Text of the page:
The Shawangunk Formation is a medial Silurian conglomerate that crops out from near Rosendale, south through Wurtsboro, New York, High Point State Park and the Delaware Water Gap in New Jersey, and at Lehigh Gap, Pennsylvania after which it continues into Maryland and Virginia. The formation overall is interpreted to primarily represent a braided stream environment with flowage from mountains to the east that arose during the Taconic Orogeny into a basin toward the west. The trace fossil Arthrophycus was found in the upper-middle part of the formation on the Shawangunk Ridge at Mohonk, near New Paltz, New York. Arthrophycus is normally found on the bottom of beds, however these specimens occur in place on the top of a bed. The trace consists of simple burrows lacking in ornamentation and medial ridge due to weathering; the cross sectional outline is not preserved. Arthrophycus is extremely rare in the Shawangunk Formation, with the only previous know occurrence of the trace reported in a single reference from 1928. While it is possible that the trace maker was terrigenous, the depositional environment of these traces was likely estuarine. Sea level rise or tidal ebbs and flows would have enabled marine burrowers to form traces in the conglomerate which, in these beds, is sandier with no large pebbles. This is supported by the occurrence of eurypterids in the formation that were euryhaline and lived in a wide range of salinities.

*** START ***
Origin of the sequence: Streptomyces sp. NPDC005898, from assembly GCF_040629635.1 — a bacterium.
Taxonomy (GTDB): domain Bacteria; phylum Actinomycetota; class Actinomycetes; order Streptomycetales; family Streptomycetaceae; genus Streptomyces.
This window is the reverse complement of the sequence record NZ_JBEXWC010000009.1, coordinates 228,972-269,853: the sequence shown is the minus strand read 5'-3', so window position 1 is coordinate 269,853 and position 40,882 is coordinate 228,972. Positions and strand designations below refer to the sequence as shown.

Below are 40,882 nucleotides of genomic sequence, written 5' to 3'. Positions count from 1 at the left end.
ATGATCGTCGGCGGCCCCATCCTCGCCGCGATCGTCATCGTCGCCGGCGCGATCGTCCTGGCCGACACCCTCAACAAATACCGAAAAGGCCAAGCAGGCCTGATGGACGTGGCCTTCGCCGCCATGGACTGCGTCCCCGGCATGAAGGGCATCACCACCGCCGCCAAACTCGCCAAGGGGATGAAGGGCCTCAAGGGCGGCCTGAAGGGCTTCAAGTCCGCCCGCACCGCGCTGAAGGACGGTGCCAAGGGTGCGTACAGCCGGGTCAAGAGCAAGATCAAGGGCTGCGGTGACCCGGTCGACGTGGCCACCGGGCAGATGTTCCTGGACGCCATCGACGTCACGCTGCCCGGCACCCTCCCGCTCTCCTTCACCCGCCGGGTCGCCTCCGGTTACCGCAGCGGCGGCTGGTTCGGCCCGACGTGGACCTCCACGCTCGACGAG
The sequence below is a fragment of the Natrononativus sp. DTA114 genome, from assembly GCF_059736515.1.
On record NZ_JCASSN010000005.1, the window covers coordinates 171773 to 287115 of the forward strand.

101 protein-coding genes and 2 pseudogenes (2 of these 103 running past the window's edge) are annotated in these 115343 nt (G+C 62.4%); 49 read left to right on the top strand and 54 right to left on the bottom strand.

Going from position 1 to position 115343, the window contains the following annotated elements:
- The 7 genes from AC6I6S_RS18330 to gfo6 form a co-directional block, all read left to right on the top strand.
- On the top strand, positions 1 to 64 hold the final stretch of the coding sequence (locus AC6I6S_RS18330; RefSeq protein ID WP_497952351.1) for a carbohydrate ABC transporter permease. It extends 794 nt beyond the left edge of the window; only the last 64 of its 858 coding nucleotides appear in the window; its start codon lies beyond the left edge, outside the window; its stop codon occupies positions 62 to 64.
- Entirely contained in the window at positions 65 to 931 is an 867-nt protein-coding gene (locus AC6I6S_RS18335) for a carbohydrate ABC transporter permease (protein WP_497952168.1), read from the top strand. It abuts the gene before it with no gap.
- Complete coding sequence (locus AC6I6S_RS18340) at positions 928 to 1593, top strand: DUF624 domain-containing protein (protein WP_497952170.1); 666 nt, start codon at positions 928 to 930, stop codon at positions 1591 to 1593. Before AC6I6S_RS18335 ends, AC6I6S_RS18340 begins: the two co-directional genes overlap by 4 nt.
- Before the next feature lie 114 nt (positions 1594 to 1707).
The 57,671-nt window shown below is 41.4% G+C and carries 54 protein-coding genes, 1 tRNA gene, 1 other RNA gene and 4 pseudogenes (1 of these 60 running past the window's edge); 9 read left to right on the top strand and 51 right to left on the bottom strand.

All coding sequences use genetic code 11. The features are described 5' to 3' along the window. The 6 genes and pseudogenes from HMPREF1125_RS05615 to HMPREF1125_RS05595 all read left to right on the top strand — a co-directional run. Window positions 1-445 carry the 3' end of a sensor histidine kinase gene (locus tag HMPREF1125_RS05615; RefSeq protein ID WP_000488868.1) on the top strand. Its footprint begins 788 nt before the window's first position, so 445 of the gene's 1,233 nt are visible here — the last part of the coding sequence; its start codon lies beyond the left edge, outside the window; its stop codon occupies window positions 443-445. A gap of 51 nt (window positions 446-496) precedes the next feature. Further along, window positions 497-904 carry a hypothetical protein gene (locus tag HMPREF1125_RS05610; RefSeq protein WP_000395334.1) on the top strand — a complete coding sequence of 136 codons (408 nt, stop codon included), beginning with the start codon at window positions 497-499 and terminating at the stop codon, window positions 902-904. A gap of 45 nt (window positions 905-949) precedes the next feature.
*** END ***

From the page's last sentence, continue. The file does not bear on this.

Feldman, H. R., Bartholomew, A., & Kahn, B. (2014). An unusual occurrence of Arthrophycus alleghaniensis(?) on the Shawangunk Ridge, lower mid-Hudson Valley, New York. Geological Society of America Abstracts with Programs, 46(2), 81.
© 2014 The Geological Society of America. Reprinted with the permission of the publisher for noncommercial use. Please see the work itself for other copyright information. The original material can be found here.